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Adventist Health provides $30,000 in emergency funds to assist Napa Valley organizations

Adventist Health provides $30,000 in emergency funds to assist Napa Valley organizations

  • Updated
Adventist Health St. Helena

Adventist Health St. Helena

Adventist Health Wellbeing, a service of Adventist Health System, has awarded emergency funds to two local community organizations that have been challenged by the COVID-19 pandemic.

The UpValley Family Centers received two $10,000 grants, and a $10,000 grant went to Mentis for mental health services.

“Experts anticipate the most significant and long-term impacts of this pandemic on our society to be in the area of social determinants of health. The investment in community well-being is more important now than ever,” said Karla Newton, Adventist Health St. Helena community health manager.

Since 1999, UpValley Family Centers has been the primary trusted resource for vulnerable households, serving more than 3,300 residents of all ages. Grant funds will be used to provide rental assistance, grocery cards and mental health resources.

“The generous grant from Adventist Health is supporting basic needs for low-income families who were impacted by the COVID-19 crisis,” Charlotte Hajer, development director, said. “These families have been laid off or had their hours cut. Many of them don’t qualify for unemployment, which means they didn’t receive a CARES Act stimulus check. In other words, they have nothing to fall back on. With the support of Adventist Health, they can fall back on us.”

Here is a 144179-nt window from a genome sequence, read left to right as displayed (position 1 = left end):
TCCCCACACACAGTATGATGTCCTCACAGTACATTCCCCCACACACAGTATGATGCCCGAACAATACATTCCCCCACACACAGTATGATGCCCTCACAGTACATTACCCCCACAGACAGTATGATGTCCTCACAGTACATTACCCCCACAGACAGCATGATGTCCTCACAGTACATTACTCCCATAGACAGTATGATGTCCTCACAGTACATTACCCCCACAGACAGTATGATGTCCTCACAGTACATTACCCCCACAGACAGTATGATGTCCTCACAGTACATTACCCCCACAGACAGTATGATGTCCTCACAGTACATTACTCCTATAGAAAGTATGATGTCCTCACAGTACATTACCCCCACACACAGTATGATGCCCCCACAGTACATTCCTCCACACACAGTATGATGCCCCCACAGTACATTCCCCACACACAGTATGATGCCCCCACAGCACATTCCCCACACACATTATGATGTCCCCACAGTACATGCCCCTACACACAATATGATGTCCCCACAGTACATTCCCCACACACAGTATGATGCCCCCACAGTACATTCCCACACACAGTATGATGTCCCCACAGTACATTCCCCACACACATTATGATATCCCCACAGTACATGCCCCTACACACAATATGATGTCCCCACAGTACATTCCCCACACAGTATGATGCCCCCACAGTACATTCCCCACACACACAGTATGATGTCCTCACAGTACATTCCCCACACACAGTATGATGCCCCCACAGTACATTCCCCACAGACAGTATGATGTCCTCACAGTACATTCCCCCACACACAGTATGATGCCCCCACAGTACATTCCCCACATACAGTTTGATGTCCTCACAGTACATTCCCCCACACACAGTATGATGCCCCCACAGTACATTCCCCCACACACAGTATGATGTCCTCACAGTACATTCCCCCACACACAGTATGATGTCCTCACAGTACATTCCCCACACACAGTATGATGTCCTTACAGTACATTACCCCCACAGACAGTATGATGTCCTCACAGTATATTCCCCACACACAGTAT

Napa’s center for mental health care, Mentis is the oldest continuing nonprofit agency in Napa County. Their focus is providing bilingual professional mental health services to county residents of every age, stage and income level, equipping them with the tools they need to live emotionally healthy, stable lives.

“This grant will help break down barriers for people to access mental health services, which includes waiving fees for those who can’t afford it,” Rob Weiss, executive director said. “We focus on people who are uninsured or underinsured. They already deal with a lot of stress, and this pandemic is exacerbating it.”

“They are struggling to meet basic needs. The pandemic has also increased the digital divide. Those who do not have access to the internet, computers and smart phones are not able to connect to services. We thank Adventist Health for this generous grant.”

Adventist Health Wellbeing is a service of the parent company of Adventist Health St. Helena, which is dedicated to helping community organizations that support the Adventist Health mission of living God’s love by inspiring health, wholeness and hope.

More information about Adventist Health St. Helena sponsorships and partnerships is available at

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